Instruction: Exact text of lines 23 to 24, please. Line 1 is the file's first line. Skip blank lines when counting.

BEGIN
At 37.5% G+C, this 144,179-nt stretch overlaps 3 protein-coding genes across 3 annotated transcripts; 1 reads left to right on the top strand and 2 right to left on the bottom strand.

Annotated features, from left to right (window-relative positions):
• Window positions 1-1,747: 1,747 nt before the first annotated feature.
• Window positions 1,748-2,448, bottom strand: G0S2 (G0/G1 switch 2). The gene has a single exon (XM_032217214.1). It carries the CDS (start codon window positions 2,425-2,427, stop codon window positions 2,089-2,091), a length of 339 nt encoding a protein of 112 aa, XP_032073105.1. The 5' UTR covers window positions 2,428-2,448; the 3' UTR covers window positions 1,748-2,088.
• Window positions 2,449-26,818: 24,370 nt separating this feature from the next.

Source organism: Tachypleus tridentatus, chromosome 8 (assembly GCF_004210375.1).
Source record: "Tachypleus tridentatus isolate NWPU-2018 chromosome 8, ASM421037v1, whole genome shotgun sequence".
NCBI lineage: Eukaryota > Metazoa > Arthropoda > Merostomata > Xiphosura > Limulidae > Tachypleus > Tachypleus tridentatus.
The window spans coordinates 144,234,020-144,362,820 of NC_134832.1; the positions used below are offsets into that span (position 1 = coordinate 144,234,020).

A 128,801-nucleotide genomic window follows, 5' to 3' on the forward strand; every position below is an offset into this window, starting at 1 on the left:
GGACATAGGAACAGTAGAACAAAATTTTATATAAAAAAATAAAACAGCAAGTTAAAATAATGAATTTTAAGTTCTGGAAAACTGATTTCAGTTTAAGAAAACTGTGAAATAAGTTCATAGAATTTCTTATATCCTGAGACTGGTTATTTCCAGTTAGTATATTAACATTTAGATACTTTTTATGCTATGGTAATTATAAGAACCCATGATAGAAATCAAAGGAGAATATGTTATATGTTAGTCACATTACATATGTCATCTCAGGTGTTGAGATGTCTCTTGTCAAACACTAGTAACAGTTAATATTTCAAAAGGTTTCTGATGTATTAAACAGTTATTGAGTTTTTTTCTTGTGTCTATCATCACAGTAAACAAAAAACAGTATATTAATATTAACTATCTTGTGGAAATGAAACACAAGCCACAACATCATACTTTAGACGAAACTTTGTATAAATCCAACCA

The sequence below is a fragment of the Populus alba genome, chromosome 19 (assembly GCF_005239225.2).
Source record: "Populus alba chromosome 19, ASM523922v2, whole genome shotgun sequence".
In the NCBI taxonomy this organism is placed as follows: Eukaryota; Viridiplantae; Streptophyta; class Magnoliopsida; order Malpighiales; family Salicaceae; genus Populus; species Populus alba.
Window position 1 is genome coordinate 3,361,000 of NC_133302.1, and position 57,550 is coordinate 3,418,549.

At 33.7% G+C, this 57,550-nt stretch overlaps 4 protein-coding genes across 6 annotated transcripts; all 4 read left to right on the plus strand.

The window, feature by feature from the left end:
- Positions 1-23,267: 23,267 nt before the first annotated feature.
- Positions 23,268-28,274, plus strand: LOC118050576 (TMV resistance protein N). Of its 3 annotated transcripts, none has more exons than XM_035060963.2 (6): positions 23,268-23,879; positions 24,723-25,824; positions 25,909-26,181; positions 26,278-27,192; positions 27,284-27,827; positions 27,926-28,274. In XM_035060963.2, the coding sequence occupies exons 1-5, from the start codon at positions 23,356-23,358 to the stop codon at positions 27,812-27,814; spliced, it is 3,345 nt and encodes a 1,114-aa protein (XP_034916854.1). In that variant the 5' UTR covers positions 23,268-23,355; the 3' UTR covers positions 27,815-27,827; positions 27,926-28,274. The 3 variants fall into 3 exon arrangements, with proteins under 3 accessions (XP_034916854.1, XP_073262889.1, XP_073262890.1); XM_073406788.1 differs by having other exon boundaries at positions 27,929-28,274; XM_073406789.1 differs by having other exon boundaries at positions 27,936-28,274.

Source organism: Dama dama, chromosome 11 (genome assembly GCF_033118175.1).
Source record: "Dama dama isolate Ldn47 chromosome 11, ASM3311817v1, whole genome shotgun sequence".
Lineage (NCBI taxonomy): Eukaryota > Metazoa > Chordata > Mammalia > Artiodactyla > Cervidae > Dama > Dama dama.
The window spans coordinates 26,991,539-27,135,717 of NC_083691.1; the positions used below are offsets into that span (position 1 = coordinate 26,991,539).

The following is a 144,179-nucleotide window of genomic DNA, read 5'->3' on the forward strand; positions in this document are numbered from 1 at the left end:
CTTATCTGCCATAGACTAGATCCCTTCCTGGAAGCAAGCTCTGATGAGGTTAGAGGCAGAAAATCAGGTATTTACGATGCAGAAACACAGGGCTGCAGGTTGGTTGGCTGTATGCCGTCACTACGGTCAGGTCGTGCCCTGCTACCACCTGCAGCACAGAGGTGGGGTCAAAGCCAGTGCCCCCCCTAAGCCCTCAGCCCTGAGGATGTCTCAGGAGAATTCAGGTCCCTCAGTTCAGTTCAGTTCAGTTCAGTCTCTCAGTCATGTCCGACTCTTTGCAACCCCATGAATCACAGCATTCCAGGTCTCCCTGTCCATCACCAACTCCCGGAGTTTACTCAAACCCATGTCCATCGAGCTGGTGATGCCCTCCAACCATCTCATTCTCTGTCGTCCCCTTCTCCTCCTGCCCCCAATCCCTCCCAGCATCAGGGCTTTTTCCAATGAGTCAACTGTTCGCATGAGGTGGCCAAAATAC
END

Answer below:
The window spans coordinates 26,991,539-27,135,717 of NC_083691.1; the positions used below are offsets into that span (position 1 = coordinate 26,991,539).

The following is a 144,179-nucleotide window of genomic DNA, read 5'->3' on the forward strand; positions in this document are numbered from 1 at the left end: